- Title: ALGERIA: Police try to break up anti-regime rally
- Date: 20th February 2011
- Summary: ALGIERS, ALGERIA (FEBRUARY 19, 2011) (REUTERS) VARIOUS OF ALGIERS / SECURITY PERSONNEL ON STREETS CLOSE OF POLICE RIOT SHIELD ARMOURED VEHICLE VARIOUS OF SECURITY PERSONNEL ON STREETS VARIOUS OF DEMONSTRATORS CHANTING MORE OF DEMONSTRATORS CHANTING (Arabic): "Algeria -- free and democratic!" & "The people want the fall of the regime" PROTESTER HOLDING SIGN READING (Arabic): "We strongly question the regime" MORE OF DEMONSTRATORS MAN HOLDING SIGN READING (French): "Stop the injustice, no to corruption" VARIOUS OF DEMONSTRATION / PROTESTERS SCUFFLING WITH RIOT POLICE
- Embargoed: 7th March 2011 12:00
- Location: Algeria, Algeria
- Country: Algeria
- Topics: Crime / Law Enforcement,Domestic Politics
- Reuters ID: LVA33G96RMVA85P6Y589TL6J5Y6B
- Story Text: There was a strong police presence in the Algerian capital Algiers on Saturday (February 19) when angry protesters started their weekly anti government march.
Chanting: "Algeria -- free and democratic!" the crowd was dispersed by riot police about two blocks from May 1 Square, where the anti-government protest was scheduled to start at 11:00 a.m. (1000 GMT).
The large police presence was intended to prevent Saturday's protest from going ahead or turning to chaos as they have in other countries in the Middle East. The region is in flames since the Tunisian and Egyptian revolutions that ousted their leaders in favour of democracy. Dozens of police vans and military-style police armoured vehicles were dotted around the capital hours before the demonstration was supposed to begin.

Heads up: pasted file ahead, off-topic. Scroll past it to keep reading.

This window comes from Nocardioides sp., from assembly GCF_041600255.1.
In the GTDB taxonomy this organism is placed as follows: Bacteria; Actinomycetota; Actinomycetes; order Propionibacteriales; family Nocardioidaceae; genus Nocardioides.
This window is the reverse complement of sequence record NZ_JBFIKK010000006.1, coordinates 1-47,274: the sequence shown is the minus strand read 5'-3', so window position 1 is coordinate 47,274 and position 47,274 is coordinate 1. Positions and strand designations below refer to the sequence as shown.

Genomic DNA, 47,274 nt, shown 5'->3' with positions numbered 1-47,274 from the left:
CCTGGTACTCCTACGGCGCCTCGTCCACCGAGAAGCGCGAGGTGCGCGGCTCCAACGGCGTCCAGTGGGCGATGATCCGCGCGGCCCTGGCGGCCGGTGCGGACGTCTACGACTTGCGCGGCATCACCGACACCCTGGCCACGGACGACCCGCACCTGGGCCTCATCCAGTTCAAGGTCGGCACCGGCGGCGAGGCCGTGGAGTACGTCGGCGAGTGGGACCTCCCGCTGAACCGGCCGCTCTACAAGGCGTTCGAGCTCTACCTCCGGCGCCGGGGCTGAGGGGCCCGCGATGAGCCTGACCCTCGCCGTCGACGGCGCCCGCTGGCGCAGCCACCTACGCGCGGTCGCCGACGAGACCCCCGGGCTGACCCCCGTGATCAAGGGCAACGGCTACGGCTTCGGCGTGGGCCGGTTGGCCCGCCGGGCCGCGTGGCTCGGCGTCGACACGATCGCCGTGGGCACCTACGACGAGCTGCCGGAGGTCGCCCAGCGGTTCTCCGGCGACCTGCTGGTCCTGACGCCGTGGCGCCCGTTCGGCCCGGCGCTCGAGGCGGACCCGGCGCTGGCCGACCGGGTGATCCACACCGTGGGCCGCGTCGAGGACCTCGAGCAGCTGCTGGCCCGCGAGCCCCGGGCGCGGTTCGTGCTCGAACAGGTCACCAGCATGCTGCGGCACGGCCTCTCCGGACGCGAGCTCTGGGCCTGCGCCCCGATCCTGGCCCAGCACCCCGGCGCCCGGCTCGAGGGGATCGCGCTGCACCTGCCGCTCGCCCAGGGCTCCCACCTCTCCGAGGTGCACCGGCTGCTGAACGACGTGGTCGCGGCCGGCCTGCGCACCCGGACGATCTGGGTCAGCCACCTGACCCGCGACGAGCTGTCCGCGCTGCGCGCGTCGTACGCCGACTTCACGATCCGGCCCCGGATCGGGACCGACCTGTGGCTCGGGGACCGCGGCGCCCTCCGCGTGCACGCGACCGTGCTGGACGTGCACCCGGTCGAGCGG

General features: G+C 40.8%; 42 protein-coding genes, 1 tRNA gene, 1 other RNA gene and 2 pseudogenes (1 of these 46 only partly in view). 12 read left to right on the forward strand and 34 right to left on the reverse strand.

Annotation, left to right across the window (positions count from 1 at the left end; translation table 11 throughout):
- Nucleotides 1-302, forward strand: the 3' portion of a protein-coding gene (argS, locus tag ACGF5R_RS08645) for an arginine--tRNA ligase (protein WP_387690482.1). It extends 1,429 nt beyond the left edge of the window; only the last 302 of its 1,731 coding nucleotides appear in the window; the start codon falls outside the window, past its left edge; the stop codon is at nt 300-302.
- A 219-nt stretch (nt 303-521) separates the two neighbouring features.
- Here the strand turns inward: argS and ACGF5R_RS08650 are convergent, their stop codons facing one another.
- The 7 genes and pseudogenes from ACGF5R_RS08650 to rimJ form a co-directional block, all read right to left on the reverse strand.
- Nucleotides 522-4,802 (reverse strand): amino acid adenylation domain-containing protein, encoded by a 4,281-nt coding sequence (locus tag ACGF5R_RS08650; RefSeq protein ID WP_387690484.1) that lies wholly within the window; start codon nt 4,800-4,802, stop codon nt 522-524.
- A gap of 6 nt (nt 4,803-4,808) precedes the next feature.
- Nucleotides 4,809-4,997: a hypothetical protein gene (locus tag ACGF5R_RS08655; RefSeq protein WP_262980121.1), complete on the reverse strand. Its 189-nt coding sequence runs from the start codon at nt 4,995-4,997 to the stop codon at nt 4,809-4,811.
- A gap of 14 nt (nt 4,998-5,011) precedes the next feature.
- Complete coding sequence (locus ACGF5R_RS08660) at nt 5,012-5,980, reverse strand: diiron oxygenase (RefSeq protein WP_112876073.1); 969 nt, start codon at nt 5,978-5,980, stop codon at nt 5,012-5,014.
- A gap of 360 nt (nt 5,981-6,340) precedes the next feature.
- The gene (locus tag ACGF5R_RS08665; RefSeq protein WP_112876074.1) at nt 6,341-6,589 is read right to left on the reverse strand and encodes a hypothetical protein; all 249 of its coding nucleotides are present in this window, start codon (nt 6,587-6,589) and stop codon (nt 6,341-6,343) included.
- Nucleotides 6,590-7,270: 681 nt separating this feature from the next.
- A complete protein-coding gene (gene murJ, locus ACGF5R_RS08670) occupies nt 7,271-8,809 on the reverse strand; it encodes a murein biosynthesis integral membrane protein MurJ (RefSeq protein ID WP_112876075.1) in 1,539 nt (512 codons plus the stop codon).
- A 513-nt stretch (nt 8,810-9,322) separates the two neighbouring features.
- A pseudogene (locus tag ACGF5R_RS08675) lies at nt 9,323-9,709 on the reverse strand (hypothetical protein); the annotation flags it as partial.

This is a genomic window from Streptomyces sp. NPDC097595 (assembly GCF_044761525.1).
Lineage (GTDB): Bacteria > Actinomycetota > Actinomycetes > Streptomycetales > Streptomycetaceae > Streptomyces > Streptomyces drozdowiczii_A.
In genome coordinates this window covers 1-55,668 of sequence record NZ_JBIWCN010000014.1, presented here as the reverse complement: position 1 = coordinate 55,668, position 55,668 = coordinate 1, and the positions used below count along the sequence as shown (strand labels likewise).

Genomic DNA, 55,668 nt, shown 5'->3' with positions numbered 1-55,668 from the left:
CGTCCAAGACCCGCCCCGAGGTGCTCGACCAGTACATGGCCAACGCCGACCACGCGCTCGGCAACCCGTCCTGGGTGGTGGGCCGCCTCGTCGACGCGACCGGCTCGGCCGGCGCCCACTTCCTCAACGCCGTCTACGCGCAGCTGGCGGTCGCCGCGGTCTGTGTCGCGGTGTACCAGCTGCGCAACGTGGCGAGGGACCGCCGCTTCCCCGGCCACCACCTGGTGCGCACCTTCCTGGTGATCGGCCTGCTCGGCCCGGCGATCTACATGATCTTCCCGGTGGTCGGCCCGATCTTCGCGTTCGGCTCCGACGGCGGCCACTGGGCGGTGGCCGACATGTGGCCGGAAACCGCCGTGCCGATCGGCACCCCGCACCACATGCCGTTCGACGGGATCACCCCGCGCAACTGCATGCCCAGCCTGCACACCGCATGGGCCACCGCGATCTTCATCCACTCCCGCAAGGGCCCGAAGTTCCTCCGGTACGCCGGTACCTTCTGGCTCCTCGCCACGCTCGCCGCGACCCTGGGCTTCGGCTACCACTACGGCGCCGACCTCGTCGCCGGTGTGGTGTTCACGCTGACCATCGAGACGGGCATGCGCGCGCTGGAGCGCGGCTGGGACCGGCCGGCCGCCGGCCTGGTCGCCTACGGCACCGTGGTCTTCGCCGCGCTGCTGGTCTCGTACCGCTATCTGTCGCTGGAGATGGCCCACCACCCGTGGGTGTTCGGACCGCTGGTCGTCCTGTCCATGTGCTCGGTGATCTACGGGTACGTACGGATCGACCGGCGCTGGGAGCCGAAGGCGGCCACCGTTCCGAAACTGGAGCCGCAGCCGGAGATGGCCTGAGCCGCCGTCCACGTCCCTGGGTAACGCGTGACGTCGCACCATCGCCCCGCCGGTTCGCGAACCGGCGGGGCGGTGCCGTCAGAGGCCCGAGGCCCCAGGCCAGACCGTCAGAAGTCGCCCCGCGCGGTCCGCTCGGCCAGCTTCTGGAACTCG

The protesters split into two groups in a courtyard of a residential block, where they were surrounded by about 400 police in helmets and body protection.
A coalition of human rights groups, some trade unionists and a small opposition party are calling for weekly protest marches through the capital.
The authorities have refused permission for the marches, citing public order concerns.
Unrest in Algeria could have implications for the world economy since it is a major oil and gas exporter, but analysts say an Egypt-style revolt is unlikely because the government can use its energy wealth to placate most grievances.
About 150 protesters held a protest last Saturday in May 1 Square, but others trying to join them were blocked by a large police presence.
Algeria's biggest opposition forces are not taking part in the protest movement.
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